The Audacious Reason Why Michael Jackson And Michelangelo Are The Same - Cultura Colectiva The Audacious Reason Why Michael Jackson And Michelangelo Are The Same

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The Audacious Reason Why Michael Jackson And Michelangelo Are The Same

What does the man who revolutionized music and culture has in common with the mastermind who told us what God looked like? In case you missed the title, we’re talking about the Renaissance genius artist, Michelangelo and the King of Pop, Michael Jackson. Apart from the name, these two figures seem completely unrelatable, since they lived […]


What does the man who revolutionized music and culture has in common with the mastermind who told us what God looked like? In case you missed the title, we’re talking about the Renaissance genius artist, Michelangelo and the King of Pop, Michael Jackson. Apart from the name, these two figures seem completely unrelatable, since they lived hundreds of years apart. So where does this comparison come from?

Michelangelo Michael Jackson Pop Icons archangel michael-w636-h600

In an interview we had with the famous photographer, David LaChapelle, he stated that Michelangelo and Michael Jackson were on the same artistic level. Why? Because both of them created icons that society will always recognize and with the same cultural importance. He has said this in other interviews and, of course, people went crazy and felt outraged by this statement. Basically, many felt the comparison only diminished the importance and relevance of the Italian artist while, at the same time, put the musician on a pedestal where only geniuses should be.

Michelangelo Michael Jackson Pop Icons david-w636-h600

This idea of low and high brow culture has been part of humanity for centuries. It’s an instinctive process in which we separate what we think is worth noting or highlighting to give us status. For centuries, art has been the best way to show wealth and power. Think of the seventeenth century aristocracy, who would acquire hundreds of paintings and sculptures in a competition were the one with the most renowned pieces won. If we were to go even further, think of Michelangelo himself. During his lifetime, the most important families in Italy became the main patrons of artists like Da Vinci or Buonarroti himself. In other words, art has always been a weapon to control and acquire power.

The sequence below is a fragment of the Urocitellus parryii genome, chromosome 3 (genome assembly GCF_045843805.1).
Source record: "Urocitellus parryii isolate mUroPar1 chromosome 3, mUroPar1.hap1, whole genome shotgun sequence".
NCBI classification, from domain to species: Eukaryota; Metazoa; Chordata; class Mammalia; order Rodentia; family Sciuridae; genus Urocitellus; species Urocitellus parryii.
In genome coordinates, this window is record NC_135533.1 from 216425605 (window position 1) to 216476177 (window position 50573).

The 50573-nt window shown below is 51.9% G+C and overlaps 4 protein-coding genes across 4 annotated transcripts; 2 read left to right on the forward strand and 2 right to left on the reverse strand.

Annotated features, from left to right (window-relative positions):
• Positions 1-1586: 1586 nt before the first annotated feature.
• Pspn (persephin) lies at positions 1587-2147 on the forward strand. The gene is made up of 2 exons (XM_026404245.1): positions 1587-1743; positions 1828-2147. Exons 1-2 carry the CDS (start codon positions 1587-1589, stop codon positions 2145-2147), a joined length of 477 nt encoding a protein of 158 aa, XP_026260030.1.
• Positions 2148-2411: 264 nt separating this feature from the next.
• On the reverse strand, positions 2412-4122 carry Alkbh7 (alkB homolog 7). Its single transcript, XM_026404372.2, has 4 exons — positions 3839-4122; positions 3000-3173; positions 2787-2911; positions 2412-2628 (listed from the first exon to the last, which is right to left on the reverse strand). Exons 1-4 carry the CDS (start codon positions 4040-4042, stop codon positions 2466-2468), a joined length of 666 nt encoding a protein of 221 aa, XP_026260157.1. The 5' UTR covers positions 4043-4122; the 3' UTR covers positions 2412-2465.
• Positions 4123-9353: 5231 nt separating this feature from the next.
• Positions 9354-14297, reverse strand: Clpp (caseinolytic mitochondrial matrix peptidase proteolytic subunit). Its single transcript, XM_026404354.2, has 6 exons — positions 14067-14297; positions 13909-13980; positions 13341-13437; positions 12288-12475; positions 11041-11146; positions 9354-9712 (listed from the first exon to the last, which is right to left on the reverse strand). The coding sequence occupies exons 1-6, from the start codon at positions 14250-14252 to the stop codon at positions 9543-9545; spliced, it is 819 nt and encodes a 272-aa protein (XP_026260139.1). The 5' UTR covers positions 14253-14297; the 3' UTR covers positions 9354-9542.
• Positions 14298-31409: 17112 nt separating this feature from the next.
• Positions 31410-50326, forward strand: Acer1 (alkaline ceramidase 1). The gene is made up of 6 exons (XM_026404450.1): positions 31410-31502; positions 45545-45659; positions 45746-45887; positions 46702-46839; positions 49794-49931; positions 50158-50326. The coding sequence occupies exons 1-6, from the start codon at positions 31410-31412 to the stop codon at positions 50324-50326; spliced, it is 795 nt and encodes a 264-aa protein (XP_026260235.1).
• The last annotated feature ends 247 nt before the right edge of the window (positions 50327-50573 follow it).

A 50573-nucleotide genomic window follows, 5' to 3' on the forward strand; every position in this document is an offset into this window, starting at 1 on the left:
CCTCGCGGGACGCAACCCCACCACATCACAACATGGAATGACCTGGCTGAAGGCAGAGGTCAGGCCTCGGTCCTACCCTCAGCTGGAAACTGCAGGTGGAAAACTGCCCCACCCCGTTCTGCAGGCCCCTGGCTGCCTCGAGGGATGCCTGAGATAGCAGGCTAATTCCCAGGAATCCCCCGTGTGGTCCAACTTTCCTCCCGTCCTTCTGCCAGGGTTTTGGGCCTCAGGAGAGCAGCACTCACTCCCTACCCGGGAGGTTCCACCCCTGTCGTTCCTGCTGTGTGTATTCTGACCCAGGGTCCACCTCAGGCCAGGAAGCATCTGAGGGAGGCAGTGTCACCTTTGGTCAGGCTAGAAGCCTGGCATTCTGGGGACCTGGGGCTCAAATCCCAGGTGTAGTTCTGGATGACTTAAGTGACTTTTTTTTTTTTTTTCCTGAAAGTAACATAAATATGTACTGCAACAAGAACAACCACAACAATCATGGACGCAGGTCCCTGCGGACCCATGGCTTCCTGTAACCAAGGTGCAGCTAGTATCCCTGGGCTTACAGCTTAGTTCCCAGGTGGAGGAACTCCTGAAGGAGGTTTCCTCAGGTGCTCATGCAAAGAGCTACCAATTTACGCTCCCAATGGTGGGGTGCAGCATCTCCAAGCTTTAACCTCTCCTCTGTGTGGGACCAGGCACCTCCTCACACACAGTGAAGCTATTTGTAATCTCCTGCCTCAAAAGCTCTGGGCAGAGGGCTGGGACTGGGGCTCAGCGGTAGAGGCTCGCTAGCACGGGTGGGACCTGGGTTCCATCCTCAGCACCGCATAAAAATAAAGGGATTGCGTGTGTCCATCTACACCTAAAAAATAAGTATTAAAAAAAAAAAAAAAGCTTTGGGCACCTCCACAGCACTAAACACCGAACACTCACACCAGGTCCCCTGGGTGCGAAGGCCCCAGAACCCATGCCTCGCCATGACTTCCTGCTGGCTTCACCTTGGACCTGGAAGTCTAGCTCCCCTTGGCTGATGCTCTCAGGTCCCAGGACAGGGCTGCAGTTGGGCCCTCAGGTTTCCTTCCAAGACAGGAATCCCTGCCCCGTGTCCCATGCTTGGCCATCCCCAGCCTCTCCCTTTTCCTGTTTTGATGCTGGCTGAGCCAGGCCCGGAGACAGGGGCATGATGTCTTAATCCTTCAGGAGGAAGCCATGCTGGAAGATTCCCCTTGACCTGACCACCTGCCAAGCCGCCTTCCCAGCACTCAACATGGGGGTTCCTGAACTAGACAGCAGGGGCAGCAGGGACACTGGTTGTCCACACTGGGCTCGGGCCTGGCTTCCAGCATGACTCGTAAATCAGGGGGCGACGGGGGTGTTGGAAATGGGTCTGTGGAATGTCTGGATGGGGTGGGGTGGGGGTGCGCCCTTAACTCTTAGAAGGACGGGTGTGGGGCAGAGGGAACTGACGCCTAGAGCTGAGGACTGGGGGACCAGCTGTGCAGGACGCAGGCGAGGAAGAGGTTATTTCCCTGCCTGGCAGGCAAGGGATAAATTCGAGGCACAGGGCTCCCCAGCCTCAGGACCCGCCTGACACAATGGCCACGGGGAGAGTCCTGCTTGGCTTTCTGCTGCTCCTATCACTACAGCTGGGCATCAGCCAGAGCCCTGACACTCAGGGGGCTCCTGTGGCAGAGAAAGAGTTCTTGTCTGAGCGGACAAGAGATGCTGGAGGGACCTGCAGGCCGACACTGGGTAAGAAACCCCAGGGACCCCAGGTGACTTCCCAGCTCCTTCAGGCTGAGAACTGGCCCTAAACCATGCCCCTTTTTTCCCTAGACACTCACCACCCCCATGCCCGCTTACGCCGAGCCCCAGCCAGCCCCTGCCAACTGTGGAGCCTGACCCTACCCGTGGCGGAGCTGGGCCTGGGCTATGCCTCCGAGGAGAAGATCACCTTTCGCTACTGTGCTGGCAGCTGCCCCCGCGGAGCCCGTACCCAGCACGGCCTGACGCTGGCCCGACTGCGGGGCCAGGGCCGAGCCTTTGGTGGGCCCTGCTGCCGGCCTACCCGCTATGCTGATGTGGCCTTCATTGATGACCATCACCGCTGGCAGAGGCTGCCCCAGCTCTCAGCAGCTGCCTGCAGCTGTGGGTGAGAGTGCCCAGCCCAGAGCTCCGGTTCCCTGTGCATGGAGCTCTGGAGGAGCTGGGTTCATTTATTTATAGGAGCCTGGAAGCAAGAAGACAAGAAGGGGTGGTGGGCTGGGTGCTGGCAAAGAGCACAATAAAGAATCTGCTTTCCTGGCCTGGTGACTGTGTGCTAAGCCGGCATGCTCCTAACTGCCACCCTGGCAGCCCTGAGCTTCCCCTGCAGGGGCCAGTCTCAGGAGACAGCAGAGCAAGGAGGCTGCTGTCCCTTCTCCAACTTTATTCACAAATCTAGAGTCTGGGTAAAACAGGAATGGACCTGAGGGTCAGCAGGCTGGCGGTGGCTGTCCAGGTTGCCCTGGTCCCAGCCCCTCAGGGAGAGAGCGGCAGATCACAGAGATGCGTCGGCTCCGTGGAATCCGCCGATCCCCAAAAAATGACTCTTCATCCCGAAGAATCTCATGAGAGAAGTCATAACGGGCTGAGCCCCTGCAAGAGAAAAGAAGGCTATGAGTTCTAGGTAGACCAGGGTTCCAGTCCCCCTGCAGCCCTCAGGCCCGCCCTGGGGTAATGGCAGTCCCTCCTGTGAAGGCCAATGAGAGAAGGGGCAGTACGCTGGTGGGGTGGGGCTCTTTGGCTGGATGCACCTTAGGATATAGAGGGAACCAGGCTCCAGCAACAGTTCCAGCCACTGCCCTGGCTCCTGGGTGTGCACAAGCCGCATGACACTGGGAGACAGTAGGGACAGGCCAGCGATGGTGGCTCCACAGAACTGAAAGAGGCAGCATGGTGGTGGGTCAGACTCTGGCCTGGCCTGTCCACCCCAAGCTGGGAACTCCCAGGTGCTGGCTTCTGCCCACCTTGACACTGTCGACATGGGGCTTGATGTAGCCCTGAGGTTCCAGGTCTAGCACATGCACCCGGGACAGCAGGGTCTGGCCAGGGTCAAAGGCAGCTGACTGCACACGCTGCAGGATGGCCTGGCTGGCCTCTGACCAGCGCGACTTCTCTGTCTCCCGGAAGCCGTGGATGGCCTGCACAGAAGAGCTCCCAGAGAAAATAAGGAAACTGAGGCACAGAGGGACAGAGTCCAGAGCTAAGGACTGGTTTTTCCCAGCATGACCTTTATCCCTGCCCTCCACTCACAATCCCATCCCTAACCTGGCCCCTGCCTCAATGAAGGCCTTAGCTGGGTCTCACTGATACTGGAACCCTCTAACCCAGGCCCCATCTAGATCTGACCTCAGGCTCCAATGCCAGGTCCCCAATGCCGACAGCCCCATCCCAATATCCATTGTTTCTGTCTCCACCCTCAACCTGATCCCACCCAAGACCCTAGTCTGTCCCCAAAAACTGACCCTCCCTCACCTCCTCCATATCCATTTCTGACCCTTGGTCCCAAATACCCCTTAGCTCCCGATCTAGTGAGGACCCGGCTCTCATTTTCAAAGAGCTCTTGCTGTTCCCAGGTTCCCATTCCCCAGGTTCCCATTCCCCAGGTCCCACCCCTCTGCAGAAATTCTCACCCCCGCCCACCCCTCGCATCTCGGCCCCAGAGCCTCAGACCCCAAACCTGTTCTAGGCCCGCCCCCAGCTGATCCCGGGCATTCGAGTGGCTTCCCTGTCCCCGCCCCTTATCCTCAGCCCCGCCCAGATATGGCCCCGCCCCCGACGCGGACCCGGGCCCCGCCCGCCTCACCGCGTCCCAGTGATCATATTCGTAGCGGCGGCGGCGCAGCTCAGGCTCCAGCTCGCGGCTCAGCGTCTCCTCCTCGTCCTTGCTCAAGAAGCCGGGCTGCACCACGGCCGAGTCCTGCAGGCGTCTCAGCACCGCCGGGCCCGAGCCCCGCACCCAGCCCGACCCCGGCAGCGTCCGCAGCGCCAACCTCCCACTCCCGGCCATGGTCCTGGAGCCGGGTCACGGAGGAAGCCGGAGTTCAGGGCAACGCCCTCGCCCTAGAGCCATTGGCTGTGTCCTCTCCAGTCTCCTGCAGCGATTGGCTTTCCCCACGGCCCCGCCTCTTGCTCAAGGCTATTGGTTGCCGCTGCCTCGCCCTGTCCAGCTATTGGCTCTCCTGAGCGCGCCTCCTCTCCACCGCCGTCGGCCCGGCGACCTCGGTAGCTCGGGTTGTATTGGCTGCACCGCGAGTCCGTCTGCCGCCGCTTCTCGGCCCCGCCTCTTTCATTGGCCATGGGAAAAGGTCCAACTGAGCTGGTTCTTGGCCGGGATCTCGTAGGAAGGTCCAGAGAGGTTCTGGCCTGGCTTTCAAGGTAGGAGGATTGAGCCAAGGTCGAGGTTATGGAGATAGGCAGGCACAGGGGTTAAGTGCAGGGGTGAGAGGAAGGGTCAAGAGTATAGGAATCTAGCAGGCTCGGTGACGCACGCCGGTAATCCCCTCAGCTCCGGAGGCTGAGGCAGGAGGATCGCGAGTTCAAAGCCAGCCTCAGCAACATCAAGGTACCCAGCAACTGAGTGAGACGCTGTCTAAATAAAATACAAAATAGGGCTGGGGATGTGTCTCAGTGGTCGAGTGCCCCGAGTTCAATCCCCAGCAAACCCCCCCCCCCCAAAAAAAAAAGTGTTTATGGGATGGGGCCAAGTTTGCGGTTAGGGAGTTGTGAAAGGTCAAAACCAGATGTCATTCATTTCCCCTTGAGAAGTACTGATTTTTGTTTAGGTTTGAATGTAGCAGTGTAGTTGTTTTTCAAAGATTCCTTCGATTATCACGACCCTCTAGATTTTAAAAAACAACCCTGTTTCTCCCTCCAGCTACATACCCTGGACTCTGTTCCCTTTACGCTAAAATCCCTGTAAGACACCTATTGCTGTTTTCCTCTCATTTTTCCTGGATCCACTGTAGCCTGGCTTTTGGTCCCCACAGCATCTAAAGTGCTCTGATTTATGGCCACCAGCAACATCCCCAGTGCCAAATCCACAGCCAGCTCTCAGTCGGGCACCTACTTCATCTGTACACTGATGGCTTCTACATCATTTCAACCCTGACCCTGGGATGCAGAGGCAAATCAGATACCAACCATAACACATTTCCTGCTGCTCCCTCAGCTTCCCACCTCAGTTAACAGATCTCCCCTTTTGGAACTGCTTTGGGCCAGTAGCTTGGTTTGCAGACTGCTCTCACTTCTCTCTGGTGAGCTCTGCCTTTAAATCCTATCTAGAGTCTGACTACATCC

Michelangelo Michael Jackson Pop Icons beatification-w636-h600

With the passing of time, during the late nineteenth and especially during the twentieth century, the economy changed radically, and with it, the consumption of art. The wealthy weren’t the only ones with access to education, and therefore, to specific forms of art. Thus, high brow culture became available to everyone. Knowledge became the new purchasing power, and so, status was measured through art (or, to be more precise, knowledge and acquisition). But who decides what’s high or low culture? Why do people get upset when one of the greatest artists of history is paralleled to an artist of the masses? Or, why is mass culture so scorned by those who think they only consume high culture?

Michelangelo Michael Jackson Pop Icons original pieta-w636-h600

Let’s break it down. Those who were upset by LaChapelle’s statement most likely value the status they’ve acquired with the “type” of culture they consume. Suppose you’re a person who brags about frequently attending the opera, only watching art films, listening to the classics or jazz music, and suddenly you’re told that one of your biggest heroes has basically the same artistic value than a pop musician. Of course, your ego will be hurt.

Michelangelo Michael Jackson Pop Icons pieta-w636-h600

So why did LaChapelle say something like that? Naturally, he’s not comparing their work. That would be like comparing apples to oranges. What he really parallels is the impact they have on culture. Both have acquired an important level of recognition that not so many artists possess. You might say that everybody knows Picasso, but do they? Would they really tell the difference between one of his paintings and that by any other cubist? No, they recognize the figure and more or less what his art is like, but it’s not the same. If you think of Michelangelo, we all know The Pietà, David, or his most famous work, The Creation of Adam. The same happens with Jackson. You might not like his music, but you know who he was, you can recognize many of his tunes and know they’re his, or even his most famous attire: the red leather jacket and the white glove.

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They both created highly recognizable cultural references. Regardless of the uproar caused by LaChapelle’s statement, we can’t deny that both icons are vital elements of mainstream culture. Because, even if you don’t want to accept it, Michelangelo’s art is part of the masses. Michael Jackson loved quoting Michelangelo when he said: “I know the creator will go but his art survives. That is why, to escape death, I attempt to bind my soul to my work.” And, indeed, both managed to escape death.



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If you want to know why Michael Jackson is the ultimate pop icon, take a look at these:
The Day Michael Jackson Bamboozled Paul McCartney
Michael Jackson's Art Collection That Reveals His Megalomaniac Fantasies


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